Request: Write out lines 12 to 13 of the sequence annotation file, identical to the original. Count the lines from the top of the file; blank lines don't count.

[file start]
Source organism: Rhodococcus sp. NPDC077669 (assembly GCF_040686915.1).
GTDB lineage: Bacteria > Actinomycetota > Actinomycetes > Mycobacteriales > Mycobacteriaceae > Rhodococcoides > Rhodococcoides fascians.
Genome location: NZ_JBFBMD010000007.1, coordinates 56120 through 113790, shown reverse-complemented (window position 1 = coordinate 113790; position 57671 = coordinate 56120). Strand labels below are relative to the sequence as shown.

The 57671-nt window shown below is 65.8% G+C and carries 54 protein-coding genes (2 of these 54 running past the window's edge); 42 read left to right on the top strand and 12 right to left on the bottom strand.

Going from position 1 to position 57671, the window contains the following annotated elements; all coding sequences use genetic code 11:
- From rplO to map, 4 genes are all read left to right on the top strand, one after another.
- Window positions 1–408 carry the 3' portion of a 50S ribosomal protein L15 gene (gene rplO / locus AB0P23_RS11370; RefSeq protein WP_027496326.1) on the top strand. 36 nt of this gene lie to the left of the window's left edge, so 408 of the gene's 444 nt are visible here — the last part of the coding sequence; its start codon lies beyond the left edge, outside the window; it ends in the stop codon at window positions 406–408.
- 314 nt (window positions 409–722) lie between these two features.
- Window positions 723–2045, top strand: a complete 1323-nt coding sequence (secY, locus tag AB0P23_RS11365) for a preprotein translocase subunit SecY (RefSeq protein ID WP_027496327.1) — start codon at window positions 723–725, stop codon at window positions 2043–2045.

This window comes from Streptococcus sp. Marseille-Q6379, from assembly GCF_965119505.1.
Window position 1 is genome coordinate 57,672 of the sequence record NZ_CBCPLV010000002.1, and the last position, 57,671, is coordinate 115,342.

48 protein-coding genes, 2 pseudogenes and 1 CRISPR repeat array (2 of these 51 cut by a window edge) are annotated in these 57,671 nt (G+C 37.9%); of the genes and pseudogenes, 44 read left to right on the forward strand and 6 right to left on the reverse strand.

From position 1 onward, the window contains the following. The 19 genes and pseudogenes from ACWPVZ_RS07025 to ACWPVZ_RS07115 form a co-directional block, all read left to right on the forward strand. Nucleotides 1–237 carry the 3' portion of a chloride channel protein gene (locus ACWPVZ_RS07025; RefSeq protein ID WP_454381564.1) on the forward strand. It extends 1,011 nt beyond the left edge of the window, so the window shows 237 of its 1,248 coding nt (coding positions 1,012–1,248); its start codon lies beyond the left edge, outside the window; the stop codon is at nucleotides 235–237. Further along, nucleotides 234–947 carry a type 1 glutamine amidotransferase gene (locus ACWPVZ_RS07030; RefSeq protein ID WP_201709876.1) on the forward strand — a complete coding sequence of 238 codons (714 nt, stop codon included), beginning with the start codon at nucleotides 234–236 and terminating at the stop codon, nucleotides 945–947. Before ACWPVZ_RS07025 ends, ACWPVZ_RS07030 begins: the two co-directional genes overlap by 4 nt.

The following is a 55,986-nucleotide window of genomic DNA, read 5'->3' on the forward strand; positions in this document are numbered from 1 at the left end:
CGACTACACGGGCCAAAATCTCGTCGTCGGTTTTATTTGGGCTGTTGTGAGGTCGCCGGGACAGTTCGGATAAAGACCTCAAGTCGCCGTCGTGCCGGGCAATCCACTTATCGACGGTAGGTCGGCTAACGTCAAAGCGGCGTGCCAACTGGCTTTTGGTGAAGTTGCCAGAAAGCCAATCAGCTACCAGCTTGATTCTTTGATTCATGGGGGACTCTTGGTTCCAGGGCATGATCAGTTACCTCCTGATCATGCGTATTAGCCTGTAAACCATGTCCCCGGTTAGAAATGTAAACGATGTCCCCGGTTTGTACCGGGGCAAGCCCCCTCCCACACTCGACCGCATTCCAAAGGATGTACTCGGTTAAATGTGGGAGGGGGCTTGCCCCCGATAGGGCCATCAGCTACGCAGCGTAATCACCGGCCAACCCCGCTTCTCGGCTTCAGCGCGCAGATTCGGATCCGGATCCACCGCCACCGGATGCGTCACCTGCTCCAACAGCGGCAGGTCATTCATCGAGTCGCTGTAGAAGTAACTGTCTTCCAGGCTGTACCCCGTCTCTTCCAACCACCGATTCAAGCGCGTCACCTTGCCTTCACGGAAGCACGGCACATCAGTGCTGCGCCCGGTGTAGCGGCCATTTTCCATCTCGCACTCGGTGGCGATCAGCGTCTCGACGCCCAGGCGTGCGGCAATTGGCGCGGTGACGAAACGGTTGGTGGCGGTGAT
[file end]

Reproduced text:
48 protein-coding genes, 2 pseudogenes and 1 CRISPR repeat array (2 of these 51 cut by a window edge) are annotated in these 57,671 nt (G+C 37.9%); of the genes and pseudogenes, 44 read left to right on the forward strand and 6 right to left on the reverse strand.

From position 1 onward, the window contains the following. The 19 genes and pseudogenes from ACWPVZ_RS07025 to ACWPVZ_RS07115 form a co-directional block, all read left to right on the forward strand. Nucleotides 1–237 carry the 3' portion of a chloride channel protein gene (locus ACWPVZ_RS07025; RefSeq protein ID WP_454381564.1) on the forward strand. It extends 1,011 nt beyond the left edge of the window, so the window shows 237 of its 1,248 coding nt (coding positions 1,012–1,248); its start codon lies beyond the left edge, outside the window; the stop codon is at nucleotides 235–237. Further along, nucleotides 234–947 carry a type 1 glutamine amidotransferase gene (locus ACWPVZ_RS07030; RefSeq protein ID WP_201709876.1) on the forward strand — a complete coding sequence of 238 codons (714 nt, stop codon included), beginning with the start codon at nucleotides 234–236 and terminating at the stop codon, nucleotides 945–947. Before ACWPVZ_RS07025 ends, ACWPVZ_RS07030 begins: the two co-directional genes overlap by 4 nt.